Lululemon's Too-Thin Yoga Pants Fiasco Could Cost the Company Over $20 Million

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Over the weekend overpriced yoga pants peddler Lululemon announced that it wouldn't be able to sell an entire batch of bottoms, after some manufacturing glitch made them too thin (read: see-through). It's easy to make light of the situation, especially if you've ever seen anyone wearing too-thin yoga pants — also known as too-much-information yoga pants. But the Canadian athletic apparel company's executives aren't laughing about this one. They stand to lose a lot of money over this little incident. And the resulting yoga pants shortage? It's going to be awful, people.

It's actually already happening. Lululemon pulled the suspect batch of yoga pants over the weekend, issuing a basically hilarious press release explaining the trouble in far too technical terms. "The ingredients, weight and longevity qualities of the pants remain the same but the coverage does not, resulting in a level of sheerness in some of our women's black Luon bottoms that falls short of our very high standards," the company said, adding that "the affected items represented approximately 17% of all women's bottoms in our stores and for the near term there will be a shortage." Lululemon also said that it will offer refunds for anyone who bought too-thin yoga pants after March 1. Bear in mind, this is one of the largest yoga apparel makers out there, so nearly a fifth of their inventory is a lot of yoga pants.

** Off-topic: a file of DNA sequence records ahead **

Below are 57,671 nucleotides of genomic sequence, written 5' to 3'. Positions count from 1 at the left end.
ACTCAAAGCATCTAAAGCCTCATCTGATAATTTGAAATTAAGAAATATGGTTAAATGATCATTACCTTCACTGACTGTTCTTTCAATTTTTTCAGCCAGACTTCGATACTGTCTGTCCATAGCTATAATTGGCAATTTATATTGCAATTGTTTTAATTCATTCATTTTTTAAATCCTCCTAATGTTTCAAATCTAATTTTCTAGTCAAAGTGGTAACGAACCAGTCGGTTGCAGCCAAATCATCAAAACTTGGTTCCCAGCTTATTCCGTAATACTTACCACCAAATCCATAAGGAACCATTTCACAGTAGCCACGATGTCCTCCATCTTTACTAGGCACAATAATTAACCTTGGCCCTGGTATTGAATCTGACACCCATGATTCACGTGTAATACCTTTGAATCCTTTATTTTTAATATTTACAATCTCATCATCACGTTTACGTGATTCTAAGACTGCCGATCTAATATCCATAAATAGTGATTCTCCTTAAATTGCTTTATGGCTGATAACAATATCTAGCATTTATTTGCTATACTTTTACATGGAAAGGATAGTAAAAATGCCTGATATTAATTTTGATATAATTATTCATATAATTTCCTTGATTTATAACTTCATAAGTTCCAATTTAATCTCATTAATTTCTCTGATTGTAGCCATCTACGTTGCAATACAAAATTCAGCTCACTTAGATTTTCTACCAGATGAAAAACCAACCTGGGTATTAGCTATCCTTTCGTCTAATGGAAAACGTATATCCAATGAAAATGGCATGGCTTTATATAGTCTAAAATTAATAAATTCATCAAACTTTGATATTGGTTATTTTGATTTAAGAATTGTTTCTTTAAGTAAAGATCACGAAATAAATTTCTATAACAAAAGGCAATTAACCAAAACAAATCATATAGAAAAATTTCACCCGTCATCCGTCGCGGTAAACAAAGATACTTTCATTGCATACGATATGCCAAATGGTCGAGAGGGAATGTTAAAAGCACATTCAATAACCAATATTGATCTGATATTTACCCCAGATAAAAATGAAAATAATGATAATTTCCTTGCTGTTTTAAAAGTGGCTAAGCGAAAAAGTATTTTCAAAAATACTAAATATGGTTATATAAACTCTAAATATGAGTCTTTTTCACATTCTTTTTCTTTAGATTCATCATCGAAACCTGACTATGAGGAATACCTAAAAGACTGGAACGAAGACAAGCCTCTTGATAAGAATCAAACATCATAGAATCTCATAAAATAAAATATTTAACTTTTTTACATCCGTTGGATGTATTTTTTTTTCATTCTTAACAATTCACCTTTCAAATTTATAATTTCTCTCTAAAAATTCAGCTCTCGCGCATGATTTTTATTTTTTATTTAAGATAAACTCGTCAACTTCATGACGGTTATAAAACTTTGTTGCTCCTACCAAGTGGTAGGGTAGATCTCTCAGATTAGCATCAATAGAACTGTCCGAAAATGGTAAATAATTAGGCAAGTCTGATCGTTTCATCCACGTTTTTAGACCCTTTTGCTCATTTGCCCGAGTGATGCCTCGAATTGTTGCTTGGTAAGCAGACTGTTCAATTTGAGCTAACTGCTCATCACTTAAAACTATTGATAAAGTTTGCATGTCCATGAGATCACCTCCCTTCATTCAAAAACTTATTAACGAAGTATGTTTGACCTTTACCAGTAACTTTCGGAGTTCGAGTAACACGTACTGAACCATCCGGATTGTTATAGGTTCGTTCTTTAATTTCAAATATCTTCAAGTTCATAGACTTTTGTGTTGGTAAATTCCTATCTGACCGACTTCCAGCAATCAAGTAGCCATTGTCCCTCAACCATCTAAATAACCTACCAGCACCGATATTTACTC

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From a business point of view, this is obviously bad news. Lululemon's stock plummeted in response to the news early Monday evening and continued to fall in after hours trading. Shares were down about 6 percent at the time of this writing, and while the stock could easily recover, the damage to Lululemon's revenue is likely already done. The company says that the "sheerness" incident will bring its first quarter sales down from an expected $350 million to $355 million to a more humble $333 million to $343 million. In other words, the company stands to lose over $20 million in sales, all because a bunch of see-through yoga pants. 

There is still hope — and we're winging it with this idea. It doesn't take too much Internet searching to realize that too-thin yoga pants are kind of a thing. Maybe Lululemon could just sell the whole batch to the "Girls in Yoga Pants" subreddit (slightly NSFW) and call it a draw.

This article is from the archive of our partner The Wire.